Hiring administrator should involve public
Leavenworth County commissioners are embarking on untrodden ground as they go about hiring a county administrator, and in doing so they should consider opening the process to the public.
Commissioners this week will begin interviewing candidates. Those interviews will be conducted behind closed doors. There's nothing wrong with commissioners privately weeding out the field as the process begins. Likewise, it can be advantageous to give candidates an opportunity to decline any offers to become a finalist for the job before his or her name is linked to it.
Commissioners should, however, consider conducting public question-and-answer sessions with the finalists before a job offer is made. The job, after all, already is basked in controversy. It will be among the most visible in county government, and the successful candidate should possess the ability to shine in the public spotlight.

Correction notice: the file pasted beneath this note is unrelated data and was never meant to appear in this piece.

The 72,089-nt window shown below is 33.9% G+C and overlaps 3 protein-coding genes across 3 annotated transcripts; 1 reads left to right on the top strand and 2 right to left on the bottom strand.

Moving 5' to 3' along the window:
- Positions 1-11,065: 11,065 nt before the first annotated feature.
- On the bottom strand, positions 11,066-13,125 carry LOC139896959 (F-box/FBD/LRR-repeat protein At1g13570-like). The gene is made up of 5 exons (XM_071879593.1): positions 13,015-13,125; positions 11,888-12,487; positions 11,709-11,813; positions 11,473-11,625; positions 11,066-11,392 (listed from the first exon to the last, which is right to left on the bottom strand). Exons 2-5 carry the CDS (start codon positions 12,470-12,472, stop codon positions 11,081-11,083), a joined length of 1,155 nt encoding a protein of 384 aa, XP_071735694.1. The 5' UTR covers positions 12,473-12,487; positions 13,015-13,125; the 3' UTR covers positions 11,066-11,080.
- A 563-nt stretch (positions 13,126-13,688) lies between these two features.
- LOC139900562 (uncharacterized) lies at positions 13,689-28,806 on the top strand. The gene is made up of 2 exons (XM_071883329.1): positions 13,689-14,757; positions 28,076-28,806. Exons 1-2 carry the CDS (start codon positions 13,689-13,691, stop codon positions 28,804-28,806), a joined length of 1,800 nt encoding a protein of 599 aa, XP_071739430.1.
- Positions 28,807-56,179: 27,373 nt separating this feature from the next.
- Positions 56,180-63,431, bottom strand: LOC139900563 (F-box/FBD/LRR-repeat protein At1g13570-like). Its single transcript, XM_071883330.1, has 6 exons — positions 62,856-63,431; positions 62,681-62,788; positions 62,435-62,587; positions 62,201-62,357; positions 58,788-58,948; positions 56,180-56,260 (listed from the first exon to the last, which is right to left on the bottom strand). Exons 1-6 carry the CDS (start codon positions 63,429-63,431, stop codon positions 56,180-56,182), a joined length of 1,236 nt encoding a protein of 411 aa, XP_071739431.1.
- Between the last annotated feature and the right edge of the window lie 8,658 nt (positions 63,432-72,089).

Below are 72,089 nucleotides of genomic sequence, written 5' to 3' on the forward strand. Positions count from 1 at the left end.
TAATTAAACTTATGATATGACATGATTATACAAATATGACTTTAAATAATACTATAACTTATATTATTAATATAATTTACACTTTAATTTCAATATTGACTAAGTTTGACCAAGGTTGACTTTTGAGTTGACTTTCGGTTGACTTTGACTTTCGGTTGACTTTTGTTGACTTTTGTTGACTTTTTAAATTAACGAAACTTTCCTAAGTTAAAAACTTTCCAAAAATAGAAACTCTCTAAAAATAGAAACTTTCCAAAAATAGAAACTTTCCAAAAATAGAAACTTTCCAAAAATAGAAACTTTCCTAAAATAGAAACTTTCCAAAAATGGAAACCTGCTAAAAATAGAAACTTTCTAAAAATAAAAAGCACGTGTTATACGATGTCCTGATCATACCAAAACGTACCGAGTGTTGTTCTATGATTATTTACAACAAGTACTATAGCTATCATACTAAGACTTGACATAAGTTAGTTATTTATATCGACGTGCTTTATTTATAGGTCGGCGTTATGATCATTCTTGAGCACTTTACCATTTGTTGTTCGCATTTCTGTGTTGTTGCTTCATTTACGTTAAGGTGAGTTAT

That's not to say the final decision on whom to hire should be a public referendum. Such a decision resides solely with the commissioners. But involving the public can offer commissioners a perspective they might not otherwise see.
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